In Text no. 1, the girl is described as someone who had already attempted suicide twice, and in contrast, the teacher succeeded in earning her trust and saving her. In other words, expressions of literal death as well as of creation appear here. The verbs in this narrative deal dramatically with questions of life and death. In Text no. 2, the literal expressions become metaphorical, and the teacher mentions that she "exploded" with anger when the pupils dared to complain about her generous assistance at the expense of her break. On the other hand, there are also more low-key expressions of creation, such as teach and help. In Text no. 3, a disagreement between colleagues is described as an "attack," while simultaneously a variety of creation verbs are used, such as build, solve, give, do, and so on. In contrast to what is commonly thought, it is this narrative—the one about the present—that is laden with verbs of creation that attest to vitality, energy, and willingness to continue engaging in educational work. [36]

5. The Cultural Code: With reference to this code, we looked for expressions concerning the discourse linked to the world of teaching and discovered that the narrators make use of diverse mechanisms of power acquisition that enable them to influence their surroundings and accomplish their aims. For instance, narrators reported creating a coalition with members of the management, maintaining contact with parents, establishing personal ties with pupils, teaching in innovative ways that sparked special interest in the lessons, and so on. These mechanisms can be classified as two behavioral patterns. The first is the use of professional knowledge in order to accomplish educational and personal aims (through authentic teaching, relating to the class as heterogeneous, acquiring knowledge, and cooperating with colleagues, e.g. "I teach a course in didactics to a very heterogeneous group. Every lesson is a challenge, because of the need to reach a common denominator … I try to demonstrate my own working processes … how my plans meet the variety of student needs"). In the first and second phases, professional knowledge mechanisms were found in 36% of the narratives, while in the third phase, such mechanisms were found in 73%. The second pattern is power acquisition through personal ties with pupils, parents, colleagues, and the management. In the first and second phases this pattern is found in 45% of the narratives, and in the third phase we found mechanisms of personal ties in one story only ("I felt that she needed help … I spoke with her … she turned to professional help … I watched after her and I still do until today … My story sends a message … to be attentive to the kids"). In other words, personal ties are used at the beginning of the career as a means of power acquisition. Later on in the career this pattern changes to a use of professional knowledge. [37]

Thus, when we examine the three stories, we see that in Text no. 1, the power acquisition pattern is a way of establishing personal ties with one pupil—ties that persist until the invitation to the wedding. In Text no. 2, we find a combination of the two patterns. The teacher tries to establish ties (unsuccessfully) with two pupils through the use of professional knowledge. She does so by inviting them to take private lessons during breaks so that they can do well on the matriculation exams. In the third narrative, the teacher operates solely within the professional knowledge pattern. She describes a situation in which she is still constantly searching for ways to improve teaching. [38]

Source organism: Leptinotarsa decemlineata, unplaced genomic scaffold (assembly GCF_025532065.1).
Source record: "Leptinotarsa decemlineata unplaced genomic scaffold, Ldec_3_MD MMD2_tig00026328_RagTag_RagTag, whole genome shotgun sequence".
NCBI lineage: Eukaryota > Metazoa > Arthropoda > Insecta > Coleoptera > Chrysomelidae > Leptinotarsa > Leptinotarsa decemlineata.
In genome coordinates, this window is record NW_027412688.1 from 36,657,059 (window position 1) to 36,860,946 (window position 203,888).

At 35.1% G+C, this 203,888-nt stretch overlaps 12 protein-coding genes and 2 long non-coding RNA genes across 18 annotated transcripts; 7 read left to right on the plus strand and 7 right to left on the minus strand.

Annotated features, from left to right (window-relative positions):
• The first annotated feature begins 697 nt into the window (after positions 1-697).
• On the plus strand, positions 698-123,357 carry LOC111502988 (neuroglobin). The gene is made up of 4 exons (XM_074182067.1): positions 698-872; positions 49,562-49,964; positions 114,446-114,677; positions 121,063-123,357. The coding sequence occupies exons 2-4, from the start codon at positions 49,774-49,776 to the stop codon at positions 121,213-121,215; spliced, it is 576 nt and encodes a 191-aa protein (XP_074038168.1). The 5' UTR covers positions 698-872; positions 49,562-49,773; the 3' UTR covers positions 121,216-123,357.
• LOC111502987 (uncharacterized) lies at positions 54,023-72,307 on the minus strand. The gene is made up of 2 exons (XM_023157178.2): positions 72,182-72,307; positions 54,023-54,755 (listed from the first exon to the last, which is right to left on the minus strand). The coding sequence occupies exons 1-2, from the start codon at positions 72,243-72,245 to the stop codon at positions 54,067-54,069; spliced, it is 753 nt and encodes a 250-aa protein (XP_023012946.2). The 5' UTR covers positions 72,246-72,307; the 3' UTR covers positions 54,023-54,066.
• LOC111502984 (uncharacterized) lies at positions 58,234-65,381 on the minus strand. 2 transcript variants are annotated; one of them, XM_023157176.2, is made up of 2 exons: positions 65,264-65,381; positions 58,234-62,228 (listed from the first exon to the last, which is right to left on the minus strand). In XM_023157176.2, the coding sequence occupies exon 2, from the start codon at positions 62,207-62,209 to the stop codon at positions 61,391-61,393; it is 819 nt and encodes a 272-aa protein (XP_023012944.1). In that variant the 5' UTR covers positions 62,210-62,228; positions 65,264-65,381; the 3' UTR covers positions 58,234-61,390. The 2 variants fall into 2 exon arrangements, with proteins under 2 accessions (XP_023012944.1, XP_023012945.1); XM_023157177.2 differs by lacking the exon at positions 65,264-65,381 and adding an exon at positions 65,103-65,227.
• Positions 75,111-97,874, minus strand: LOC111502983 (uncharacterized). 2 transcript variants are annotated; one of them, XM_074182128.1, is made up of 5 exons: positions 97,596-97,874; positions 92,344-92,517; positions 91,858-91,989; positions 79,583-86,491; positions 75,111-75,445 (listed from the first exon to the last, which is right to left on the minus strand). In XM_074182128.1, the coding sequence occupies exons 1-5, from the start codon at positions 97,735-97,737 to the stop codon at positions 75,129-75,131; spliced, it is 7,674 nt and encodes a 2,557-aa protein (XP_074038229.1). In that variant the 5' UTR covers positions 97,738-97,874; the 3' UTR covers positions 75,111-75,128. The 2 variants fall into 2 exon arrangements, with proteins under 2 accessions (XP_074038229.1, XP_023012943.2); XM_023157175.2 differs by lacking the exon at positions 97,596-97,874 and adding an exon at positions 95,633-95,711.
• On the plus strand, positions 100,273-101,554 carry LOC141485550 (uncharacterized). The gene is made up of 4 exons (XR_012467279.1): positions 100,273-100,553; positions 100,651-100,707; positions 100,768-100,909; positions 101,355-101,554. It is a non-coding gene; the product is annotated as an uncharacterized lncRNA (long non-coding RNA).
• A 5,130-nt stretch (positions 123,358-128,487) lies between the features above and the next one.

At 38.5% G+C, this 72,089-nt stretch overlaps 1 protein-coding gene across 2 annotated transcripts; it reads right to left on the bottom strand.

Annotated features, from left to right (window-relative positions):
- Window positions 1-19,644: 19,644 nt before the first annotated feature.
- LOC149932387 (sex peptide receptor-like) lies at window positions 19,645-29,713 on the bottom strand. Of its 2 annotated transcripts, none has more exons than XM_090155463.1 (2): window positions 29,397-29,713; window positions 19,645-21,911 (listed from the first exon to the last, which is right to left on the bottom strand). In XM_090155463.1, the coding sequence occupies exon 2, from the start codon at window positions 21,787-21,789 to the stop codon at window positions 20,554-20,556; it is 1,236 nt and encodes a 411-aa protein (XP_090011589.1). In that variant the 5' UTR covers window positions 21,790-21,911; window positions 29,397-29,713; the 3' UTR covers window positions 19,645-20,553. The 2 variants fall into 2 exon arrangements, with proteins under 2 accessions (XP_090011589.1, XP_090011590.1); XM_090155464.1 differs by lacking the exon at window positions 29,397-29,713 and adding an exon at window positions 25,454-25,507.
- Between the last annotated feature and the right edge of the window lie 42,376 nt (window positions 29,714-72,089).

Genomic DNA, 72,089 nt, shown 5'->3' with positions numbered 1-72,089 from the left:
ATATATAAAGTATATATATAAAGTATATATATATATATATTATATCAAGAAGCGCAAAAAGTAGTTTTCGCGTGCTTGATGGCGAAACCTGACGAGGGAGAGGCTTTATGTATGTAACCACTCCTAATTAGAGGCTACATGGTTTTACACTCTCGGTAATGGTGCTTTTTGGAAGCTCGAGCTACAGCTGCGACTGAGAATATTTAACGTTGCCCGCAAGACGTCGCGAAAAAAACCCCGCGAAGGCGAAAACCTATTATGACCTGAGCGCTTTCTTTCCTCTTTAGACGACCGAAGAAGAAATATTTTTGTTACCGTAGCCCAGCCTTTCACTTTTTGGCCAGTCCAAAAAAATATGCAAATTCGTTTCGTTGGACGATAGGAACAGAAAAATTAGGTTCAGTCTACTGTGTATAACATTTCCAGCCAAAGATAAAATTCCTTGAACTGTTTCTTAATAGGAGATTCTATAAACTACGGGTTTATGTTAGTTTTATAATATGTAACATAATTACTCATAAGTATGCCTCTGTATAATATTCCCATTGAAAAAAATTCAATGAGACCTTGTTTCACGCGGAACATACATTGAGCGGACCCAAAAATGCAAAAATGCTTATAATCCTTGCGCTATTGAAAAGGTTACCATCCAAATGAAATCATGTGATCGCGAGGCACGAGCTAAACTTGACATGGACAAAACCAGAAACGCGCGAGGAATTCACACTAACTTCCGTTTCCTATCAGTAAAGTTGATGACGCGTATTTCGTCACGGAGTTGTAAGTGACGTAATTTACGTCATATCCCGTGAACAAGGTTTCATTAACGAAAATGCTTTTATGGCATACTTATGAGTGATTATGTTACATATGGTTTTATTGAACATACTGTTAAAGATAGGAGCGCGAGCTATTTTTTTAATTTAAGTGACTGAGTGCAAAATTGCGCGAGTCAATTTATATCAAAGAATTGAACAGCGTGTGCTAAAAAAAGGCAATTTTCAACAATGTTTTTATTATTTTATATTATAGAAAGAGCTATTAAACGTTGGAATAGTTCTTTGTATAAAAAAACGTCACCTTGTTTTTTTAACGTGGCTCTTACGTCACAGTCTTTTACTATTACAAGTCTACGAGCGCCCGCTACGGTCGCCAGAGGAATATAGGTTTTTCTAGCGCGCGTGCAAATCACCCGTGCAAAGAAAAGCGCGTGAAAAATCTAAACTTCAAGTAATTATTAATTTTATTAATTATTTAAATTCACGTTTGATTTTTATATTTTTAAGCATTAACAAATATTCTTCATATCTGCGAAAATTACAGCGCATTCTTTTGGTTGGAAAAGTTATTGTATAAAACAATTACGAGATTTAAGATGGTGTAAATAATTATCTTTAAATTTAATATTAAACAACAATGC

3.1 Summary of findings

An analysis of all the narratives by means of BARTHES' method (BARTHES, 1974) and viewing them along the narrators' axes of professional development leads to the following results. From the narratives of the first phase it is revealed that at the beginning of their careers the narrators were more significantly linked to people with whom they worked (a pupil/student[s], colleague[s], parent[s]). The emphasis is on interpersonal relations from the emotional point of view, with the narrator identifying with the learner as a colleague. Traumatic events linked to their learners' lives or their own lives made a profound impression on the narrators and were etched in their memories. The narrators experienced feelings of impotence as a result of the social reality and their work environment, and at the same time a feeling of power of a social (or romantic, if you will) mission. In this situation, there was no room to ask questions about professional activity, which was still in its infancy. In contrast, narratives of the third phase reveal a contrasting picture. The more the narrators' professional knowledge expands and improves the more the narrators feel that they are in control of themselves and their surroundings, and they can relate to the needs of the whole class and less to individual learners. The interpersonal ties shift from identification to inclusion. Educational activity entails reflective processes. The teachers permit themselves to ask questions about themselves and about their work without it tarnishing their positive professional image, and feel greater freedom to create in the framework of their educational activity. [39]